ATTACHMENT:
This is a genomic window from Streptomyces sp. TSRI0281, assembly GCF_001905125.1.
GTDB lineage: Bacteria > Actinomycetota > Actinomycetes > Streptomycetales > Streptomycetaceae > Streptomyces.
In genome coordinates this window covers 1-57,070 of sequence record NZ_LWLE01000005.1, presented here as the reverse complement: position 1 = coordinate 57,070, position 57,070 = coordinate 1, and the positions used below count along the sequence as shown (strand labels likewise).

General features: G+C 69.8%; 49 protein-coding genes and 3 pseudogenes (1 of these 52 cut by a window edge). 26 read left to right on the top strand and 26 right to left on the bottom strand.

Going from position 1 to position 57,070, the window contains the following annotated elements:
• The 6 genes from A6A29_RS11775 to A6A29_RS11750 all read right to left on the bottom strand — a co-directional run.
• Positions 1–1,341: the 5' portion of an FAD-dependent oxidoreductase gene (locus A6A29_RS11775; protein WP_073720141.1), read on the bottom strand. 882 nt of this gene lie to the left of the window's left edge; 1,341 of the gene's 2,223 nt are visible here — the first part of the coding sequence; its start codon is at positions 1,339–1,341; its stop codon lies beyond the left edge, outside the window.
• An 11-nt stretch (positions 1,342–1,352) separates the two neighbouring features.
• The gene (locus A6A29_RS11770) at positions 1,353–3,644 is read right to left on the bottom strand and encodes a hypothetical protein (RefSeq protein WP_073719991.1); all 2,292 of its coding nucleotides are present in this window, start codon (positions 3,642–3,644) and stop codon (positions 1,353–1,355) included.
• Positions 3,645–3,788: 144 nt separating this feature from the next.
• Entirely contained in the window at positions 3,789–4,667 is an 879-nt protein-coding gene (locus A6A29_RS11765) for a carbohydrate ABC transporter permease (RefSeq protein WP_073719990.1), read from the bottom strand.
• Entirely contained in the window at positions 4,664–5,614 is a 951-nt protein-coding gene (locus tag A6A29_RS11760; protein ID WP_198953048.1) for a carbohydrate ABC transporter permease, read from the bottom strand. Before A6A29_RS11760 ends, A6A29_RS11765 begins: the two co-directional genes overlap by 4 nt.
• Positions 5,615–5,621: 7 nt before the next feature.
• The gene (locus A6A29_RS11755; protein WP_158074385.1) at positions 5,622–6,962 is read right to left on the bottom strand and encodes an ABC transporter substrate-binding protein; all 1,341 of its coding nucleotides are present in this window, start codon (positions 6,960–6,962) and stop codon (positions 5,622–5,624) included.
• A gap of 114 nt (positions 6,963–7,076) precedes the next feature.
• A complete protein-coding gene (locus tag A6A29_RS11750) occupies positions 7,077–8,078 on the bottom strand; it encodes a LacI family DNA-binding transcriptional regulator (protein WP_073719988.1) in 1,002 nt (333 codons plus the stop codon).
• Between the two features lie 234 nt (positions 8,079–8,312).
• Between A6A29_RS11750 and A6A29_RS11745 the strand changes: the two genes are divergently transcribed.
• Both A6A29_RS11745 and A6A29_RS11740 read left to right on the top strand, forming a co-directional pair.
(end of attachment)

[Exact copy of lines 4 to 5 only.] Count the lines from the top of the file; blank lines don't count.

General features: G+C 69.8%; 49 protein-coding genes and 3 pseudogenes (1 of these 52 cut by a window edge). 26 read left to right on the top strand and 26 right to left on the bottom strand.

Going from position 1 to position 57,070, the window contains the following annotated elements: